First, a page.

The Bridgetown Comedy Festival is a test of endurance and decision-making skills. Each year, I spend four days going to see comedy, and with a festival so full of options, FOMO is inevitable. Here are the shows and performers I was most entertained by this year. Keep in mind that this is a very small sampling of what was, by all accounts, an overwhelmingly good lineup. We'll have more posts up on the blog later today. In the meantime, here's what I'm going to be laughing awkwardly about in public when I look back on this year's festival.
Competitive Erotic Fanfiction: I've covered Bridgetowns past but never gone to this show, despite frequently hearing good things—and a repeated anecdote about Aparna Nancherla examining "the sexual underpinnings of Dora the Explorer." Or wait, maybe that's why I didn't go? The premise for this show is simple: One group of comics shows up with prepared erotic fanfiction, reads it aloud, and the audience chooses their favorite; the other group has to quickly write erotic fanfiction based on audience suggestions. Those stories are then read aloud and the audience chooses a winner.
Things got weird in the extemporaneous category almost immediately when one of the audience suggestions was "the Underground Railroad." Really? Why? This is like making jokes about the Triangle Shirtwaist Factory fire. It's always going to be too soon. Josh Androsky was appropriately horrified by the suggestion, and ended up winning the competition with a story about Harriet Tubman that somehow avoided being horrifically offensive while also incorporating a surprise ending featuring Howard Zinn. Guy Branum's story about the members of Genesis was also a treat—a homoerotic parable full, somehow, of Biblical allusions—and Julia Claire's readymade erotica about Steve Bannon and Kellyanne Conway was extremely gross but chock-full of cathartic insults. Dave Hill's stoner version of Moby-Dick sounded like it'd been written by a third-grader (in a good way). And Troy Walker won the competition for prepared stories with a tale about the Boston Tea Party that was amazingly well written given... everything.
Guy Branum's Gay Bash: You're probably sensing a theme. Guy Branum is one of my favorite stand-ups currently working. He's sharp as can be, his delivery's reminiscent of a pissed-off, very strict teacher who nonetheless wants you to do your best, and his annual celebration of comics who fall on the LGBTQ spectrum was one of the best showcases I saw at Bridgetown this year.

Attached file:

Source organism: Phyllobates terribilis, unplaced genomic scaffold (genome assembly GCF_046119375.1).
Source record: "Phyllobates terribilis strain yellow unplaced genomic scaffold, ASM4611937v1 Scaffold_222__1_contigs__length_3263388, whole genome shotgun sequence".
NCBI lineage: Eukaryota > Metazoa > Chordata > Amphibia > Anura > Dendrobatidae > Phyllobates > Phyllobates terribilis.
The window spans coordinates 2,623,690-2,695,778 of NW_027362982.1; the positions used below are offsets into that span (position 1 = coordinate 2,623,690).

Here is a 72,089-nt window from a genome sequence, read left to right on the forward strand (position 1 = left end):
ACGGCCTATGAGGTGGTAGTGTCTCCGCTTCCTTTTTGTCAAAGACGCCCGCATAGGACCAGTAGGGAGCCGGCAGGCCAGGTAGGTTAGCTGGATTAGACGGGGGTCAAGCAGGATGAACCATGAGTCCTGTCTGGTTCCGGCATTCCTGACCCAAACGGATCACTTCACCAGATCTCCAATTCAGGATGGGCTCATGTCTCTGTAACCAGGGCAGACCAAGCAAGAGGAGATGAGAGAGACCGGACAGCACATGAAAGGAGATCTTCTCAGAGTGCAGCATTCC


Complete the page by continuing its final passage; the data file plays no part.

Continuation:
Branum's jokes at the expense of straight men will never not be funny, and you could tell he was genuinely thrilled to be hosting each comic he brought to the stage. I hadn't seen headliner Caitlin Gill perform before, but her riffs on everything from jean jackets as standard-issue lesbian wear to a callback to one of Caitlin Weierhauser's jokes about dildos were quick and hilarious. And speaking of Caitlin Weierhauser: It was also great to see one of Portland's own—and someone whose comedy has, in my estimation, grown exponentially over the past couple years—very much fitting in on a bill with some big names. Every set on this show was good—from Joel Kim Booster's jokes about his homophobic relatives to Natasha Muse's ability to somehow make a joke about pedophiles funny to Janine Brito's quip about dressing like "a junior executive from Mad Men" to Nick Sahoyah's sob story about having to buy shorts at Target. I once got badmouthed on a comic's podcast for not devoting more than one line to her set in a review, so to all of those comics mentioned: You made me laugh. Thank you. You deserve your own goddamn paragraph, but I am only one woman. I have limitations, as do we all.
Robby Hoffman: As always, I tracked stand-ups I'd never seen before who blew me away, and I can't recommend Robby Hoffman more highly. She's like Larry David in the body of a young Canadian Jewish lesbian, with quick-witted jokes about "the UTI" and "eating ecksssss" on public transportation.
Robert Jenkins' Rubik's cube: This is a small thing, but Robert Jenkins' opening bit at Thursday's New Negroes show was one of the only times I've seen a comic bring out a prop and actually make good use of it. Jenkins solves the Rubik's cube while telling very obvious jokes, a gambit that gave new life to tired material, like, you know, "Women be shoppin'!"
Jokes about electoral politics: Comedy is cathartic, and it was actually nice to be able to laugh about politics at this year's festival. In fact, the comics seemed particularly keyed into politics (WONDER WHY). At Sunday night's Bridgetown: The Later Years, Karen Kilgariff mused about how being driven to the airport by an Uber driver who can't talk and have his foot on the gas pedal at the same time is an apt metaphor for life under the Trump administration. And during the same show, dapper host Allen Strickland Williams made a joke about the election that made me laugh about the worst thing that happened last year. The fact that Trump, a man who says awful things on the fly, beat Hillary Clinton, a woman known for her prepared statements, indicates to Williams that the American people chose improv comedy over stand-up. Setting aside the fact that a majority of Americans did vote for Clinton, I think he's right. When I think of our current president as a bad improviser, it makes so much sense. All that's missing is a college basement and a game of Zip-Zap-Zop.